The case of UMG Recordings, Inc. v. Marie Lindor, No. 05-CV-1095 in the EDNY in Brooklyn has had a long and tortuous history including a reported opinion in November 2007 at 531 F.Supp.2d 453. The litigation began in February 2005 with the filing of a complaint against Marie Lindor, seeking damages and injunctive relief for copyright infringement under U.S. copyright laws, 7 USC § 101 et seq. The defendant is a home health aide who has never bought, used, or even turned on a computer in her life. She was sued by the Recording Industry Association of America (RIAA) in Brooklyn federal court for using an “online distribution system” to “download, distribute, and/or make available for distribution” music files, commonly referred to as peer to peer computer network or P2P.
Fortunately for Ms. Lindor, her defense counsel was Ray Beckerman who maintains a website called Recording Industry vs. the People to document the litigation tactics employed by the RIAA. Initially, the Lindor case seemed on track to follow the usual pattern in cases filled by the RIAA, where it discovers an IP address involved in file sharing, attempts to tie it to somebody and then brings suit in federal court, finally offering the defendant a chance to settle out of court for a few thousand dollars. On many occasions, would-be defendants decide to write a four-digit check to the RIAA and make the problem go away. In UMG v. Lindor, the defendant and her counsel, Ray Beckerman, decided to fight back, taking an unusual tactical course: investigating the possible use of P2P network by RIAA member companies.
Using agressive discovery tactics, Beckerman asked tough questions of the RIAA about its own use of P2P networks for sending music to radio stations. The RIAA refused to answer on the grounds that it was “not relevant to the claim or defense of any party,” “not relevant to the subject matter involved in this action,” and is not “reasonably calculated to lead to the discovery of admissible evidence”. The judge found the RIAA’s objections unconvincing and ordered them to respond. The RIAA responded to the questions without divulging whether the employees of record labels used P2P networks. Instead the plaintiffs merely replied that the two in-house lawyers they contacted and the head of procurement said that the record label never registered accounts. Defense attorney Beckerman objected, saying that RIAA deliberately narrowed the judge’s instructions to cover the conduct of the labels themselves, rather than its employees, as the interrogatory had directed. This tactic struck a sore point especially since the record labels argue that the mere use of a P2P network indicates guilt.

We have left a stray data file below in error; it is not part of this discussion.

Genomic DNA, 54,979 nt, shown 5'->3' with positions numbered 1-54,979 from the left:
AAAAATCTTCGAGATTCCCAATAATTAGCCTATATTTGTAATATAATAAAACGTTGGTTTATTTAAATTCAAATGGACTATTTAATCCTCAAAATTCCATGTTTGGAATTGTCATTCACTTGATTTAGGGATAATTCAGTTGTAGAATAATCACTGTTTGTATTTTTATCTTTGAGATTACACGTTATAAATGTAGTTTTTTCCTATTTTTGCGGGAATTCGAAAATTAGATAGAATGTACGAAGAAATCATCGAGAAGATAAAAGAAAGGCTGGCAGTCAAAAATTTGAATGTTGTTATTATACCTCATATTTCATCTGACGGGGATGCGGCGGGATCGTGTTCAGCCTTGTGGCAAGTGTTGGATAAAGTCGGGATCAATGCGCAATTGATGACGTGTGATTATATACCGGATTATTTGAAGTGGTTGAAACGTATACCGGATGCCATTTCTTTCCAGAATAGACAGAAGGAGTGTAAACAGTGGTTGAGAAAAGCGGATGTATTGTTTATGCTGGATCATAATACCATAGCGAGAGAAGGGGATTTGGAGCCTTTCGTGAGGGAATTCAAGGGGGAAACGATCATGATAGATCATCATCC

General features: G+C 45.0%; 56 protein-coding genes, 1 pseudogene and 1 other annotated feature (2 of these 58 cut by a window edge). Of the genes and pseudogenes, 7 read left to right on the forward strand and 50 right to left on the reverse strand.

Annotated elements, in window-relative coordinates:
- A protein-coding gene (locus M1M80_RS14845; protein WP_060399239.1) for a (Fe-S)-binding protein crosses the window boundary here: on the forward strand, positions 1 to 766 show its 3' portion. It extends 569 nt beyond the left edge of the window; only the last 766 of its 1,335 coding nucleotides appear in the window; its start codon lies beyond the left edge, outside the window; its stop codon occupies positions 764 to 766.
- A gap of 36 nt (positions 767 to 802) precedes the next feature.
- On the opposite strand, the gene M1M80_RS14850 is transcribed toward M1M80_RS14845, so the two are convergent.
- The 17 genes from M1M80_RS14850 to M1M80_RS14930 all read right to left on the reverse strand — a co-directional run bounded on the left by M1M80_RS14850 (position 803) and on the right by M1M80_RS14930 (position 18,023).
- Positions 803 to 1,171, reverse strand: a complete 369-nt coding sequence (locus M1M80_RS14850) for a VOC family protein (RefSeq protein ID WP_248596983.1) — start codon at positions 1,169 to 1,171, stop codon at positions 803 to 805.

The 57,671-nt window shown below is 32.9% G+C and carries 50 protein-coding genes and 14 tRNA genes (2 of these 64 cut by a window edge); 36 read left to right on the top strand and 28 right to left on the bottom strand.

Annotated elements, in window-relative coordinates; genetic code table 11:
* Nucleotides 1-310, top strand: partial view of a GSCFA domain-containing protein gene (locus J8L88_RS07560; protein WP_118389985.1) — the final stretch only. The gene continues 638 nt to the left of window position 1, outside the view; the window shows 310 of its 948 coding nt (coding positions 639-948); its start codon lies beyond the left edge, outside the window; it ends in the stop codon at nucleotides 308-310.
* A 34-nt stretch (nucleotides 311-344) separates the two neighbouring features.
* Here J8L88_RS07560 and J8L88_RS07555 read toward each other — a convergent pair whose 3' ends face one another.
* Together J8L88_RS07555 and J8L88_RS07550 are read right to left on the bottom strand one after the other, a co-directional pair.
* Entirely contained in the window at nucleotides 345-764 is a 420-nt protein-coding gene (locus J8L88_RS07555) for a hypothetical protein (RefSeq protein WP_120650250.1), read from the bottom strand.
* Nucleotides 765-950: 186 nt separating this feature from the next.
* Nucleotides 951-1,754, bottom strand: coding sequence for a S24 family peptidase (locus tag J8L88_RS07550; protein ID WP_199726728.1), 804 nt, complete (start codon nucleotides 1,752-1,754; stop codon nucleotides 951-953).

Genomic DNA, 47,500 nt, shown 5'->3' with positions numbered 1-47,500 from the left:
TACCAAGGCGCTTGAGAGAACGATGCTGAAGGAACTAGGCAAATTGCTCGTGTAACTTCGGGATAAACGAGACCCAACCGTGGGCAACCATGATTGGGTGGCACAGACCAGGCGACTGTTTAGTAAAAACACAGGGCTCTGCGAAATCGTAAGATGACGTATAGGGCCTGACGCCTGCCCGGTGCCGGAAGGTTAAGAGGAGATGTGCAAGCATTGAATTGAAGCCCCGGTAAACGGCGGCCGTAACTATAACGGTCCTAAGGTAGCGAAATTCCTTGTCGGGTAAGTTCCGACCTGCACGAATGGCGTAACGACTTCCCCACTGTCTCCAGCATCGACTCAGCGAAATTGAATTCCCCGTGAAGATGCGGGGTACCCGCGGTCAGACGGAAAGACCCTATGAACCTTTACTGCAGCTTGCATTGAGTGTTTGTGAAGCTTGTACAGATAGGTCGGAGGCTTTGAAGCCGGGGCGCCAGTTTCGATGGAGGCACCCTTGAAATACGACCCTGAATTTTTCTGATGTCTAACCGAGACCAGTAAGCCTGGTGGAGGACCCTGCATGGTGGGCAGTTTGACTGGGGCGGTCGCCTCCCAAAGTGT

Examining the numerous motions, pleadings and filings in both Westlaw and PACER reveals extensive pre-trial motion conferences related to discovery, summary judgment motions and applications for attorney fees. This week, it appears that the plaintiff is now making a motion for voluntary dismissal of the three and a half year old case. RIAA has not given up unconditionally as its application for dismissal is not only without prejudice but also seeks an order awarding discovery sanctions against Ms. Lindor and her attorney, Ray Beckerman, and staying all future proceedings. This stay would include any application for attorney fees on behalf of a prevailing copyright defendant to which they are presumptively entitled under § 505 of the Copyright Act even where plaintiff voluntarily dismisses the complaint, Mostly Memories, Inc. v. For Your Ease Only, Inc., 526 F.3d 1093 (7th Cir. 2008).
The library catalog, SARA, has some useful material on the topic including Music Piracy and Crime Theory by Sameer Hinduja, Call No. HV6773 .H56 2006 and Internet Piracy, a short collection of essays edited by James D. Torr, Call No. KF3024.C6 I58 2005.